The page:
The genome-wide multi-layered architecture of chromosome pairing in early Drosophila embryos
AlHaj Abed, Jumana
Lajoie, Bryan R.
McCole, Ruth B.
Nguyen, Son C.
Joyce, Eric F.
Senaratne, T. Niroshini
Hannan, Mohammed A.
Mirny, Leonid A.
UMass Chan AffiliationsDepartment of Biochemistry and Molecular Pharmacology
Program in Systems Biology
Document TypeJournal Article
Biochemistry, Biophysics, and Structural Biology
MetadataShow full item record
AbstractGenome organization involves cis and trans chromosomal interactions, both implicated in gene regulation, development, and disease. Here, we focus on trans interactions in Drosophila, where homologous chromosomes are paired in somatic cells from embryogenesis through adulthood. We first address long-standing questions regarding the structure of embryonic homolog pairing and, to this end, develop a haplotype-resolved Hi-C approach to minimize homolog misassignment and thus robustly distinguish trans-homolog from cis contacts. This computational approach, which we call Ohm, reveals pairing to be surprisingly structured genome-wide, with trans-homolog domains, compartments, and interaction peaks, many coinciding with analogous cis features. We also find a significant genome-wide correlation between pairing, transcription during zygotic genome activation, and binding of the pioneer factor Zelda. Our findings reveal a complex, highly structured organization underlying homolog pairing, first discovered a century ago in Drosophila. Finally, we demonstrate the versatility of our haplotype-resolved approach by applying it to mammalian embryos.
Nat Commun. 2019 Oct 3;10(1):4486. doi: 10.1038/s41467-019-12211-8. Link to article on publisher's site
Permanent Link to this Itemhttp://hdl.handle.net/20.500.14038/49888
RightsCopyright © The Author(s) 2019. Open Access This article is licensed under a Creative Commons Attribution 4.0 International License, which permits use, sharing, adaptation, distribution and reproduction in any medium or format, as long as you give appropriate credit to the original author(s) and the source, provide a link to the Creative Commons license, and indicate if changes were made. The images or other third party material in this article are included in the article’s Creative Commons license, unless indicated otherwise in a credit line to the material. If material is not included in the article’s Creative Commons license and your intended use is not permitted by statutory regulation or exceeds the permitted use, you will need to obtain permission directly from the copyright holder. To view a copy of this license, visit http://creativecommons.org/licenses/by/4.0/.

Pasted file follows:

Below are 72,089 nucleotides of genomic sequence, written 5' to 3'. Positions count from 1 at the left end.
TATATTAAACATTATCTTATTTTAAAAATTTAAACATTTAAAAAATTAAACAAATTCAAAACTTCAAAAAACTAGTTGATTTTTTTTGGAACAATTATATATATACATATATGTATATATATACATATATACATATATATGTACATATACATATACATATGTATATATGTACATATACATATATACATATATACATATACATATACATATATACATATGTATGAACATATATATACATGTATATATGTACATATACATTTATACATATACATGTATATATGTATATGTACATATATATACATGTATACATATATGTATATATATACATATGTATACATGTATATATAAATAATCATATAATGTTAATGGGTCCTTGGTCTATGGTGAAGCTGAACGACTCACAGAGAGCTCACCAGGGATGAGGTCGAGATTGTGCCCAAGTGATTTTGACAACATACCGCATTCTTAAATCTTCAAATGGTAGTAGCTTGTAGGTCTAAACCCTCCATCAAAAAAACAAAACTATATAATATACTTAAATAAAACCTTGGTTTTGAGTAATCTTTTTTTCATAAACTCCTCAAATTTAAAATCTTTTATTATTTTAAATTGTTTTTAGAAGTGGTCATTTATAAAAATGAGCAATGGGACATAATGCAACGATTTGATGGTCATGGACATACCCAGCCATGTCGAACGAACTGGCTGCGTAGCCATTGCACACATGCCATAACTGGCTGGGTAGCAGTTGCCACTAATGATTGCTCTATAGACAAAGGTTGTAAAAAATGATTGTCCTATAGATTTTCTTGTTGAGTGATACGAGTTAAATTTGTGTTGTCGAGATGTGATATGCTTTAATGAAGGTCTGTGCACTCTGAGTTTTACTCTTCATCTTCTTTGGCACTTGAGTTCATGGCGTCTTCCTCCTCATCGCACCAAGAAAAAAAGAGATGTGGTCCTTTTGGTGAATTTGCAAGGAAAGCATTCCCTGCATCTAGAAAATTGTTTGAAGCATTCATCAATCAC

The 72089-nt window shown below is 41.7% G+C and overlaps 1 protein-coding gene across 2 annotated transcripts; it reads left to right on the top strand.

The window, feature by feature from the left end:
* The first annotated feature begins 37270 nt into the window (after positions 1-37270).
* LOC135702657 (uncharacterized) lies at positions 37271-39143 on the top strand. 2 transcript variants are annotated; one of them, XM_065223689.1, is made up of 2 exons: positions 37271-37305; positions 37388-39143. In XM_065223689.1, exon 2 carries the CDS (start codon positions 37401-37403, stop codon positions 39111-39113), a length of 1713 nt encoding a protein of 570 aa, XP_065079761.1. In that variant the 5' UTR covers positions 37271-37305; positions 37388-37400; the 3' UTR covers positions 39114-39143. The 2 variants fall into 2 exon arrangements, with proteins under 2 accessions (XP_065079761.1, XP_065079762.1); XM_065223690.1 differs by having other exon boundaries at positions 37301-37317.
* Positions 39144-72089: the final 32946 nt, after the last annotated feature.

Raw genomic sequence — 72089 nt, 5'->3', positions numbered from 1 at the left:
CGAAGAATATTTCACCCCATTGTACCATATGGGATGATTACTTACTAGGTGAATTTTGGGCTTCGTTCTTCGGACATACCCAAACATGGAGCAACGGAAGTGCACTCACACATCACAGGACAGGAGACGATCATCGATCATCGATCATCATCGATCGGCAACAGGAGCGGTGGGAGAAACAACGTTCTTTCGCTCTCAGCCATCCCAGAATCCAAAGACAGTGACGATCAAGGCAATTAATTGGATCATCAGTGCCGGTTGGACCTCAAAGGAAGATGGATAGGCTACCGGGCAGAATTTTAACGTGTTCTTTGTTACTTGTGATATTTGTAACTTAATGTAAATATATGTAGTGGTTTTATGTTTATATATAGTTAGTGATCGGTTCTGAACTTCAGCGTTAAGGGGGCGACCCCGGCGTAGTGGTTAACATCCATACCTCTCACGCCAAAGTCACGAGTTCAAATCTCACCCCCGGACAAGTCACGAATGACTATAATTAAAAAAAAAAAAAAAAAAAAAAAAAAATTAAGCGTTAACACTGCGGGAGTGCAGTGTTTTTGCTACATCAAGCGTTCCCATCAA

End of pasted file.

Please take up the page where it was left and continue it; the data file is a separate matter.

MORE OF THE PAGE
Except where otherwise noted, this item's license is described as Copyright © The Author(s) 2019. Open Access This article is licensed under a Creative Commons Attribution 4.0 International License, which permits use, sharing, adaptation, distribution and reproduction in any medium or format, as long as you give appropriate credit to the original author(s) and the source, provide a link to the Creative Commons license, and indicate if changes were made. The images or other third party material in this article are included in the article’s Creative Commons license, unless indicated otherwise in a credit line to the material. If material is not included in the article’s Creative Commons license and your intended use is not permitted by statutory regulation or exceeds the permitted use, you will need to obtain permission directly from the copyright holder. To view a copy of this license, visit http://creativecommons.org/licenses/by/4.0/.
Showing items related by title, author, creator and subject.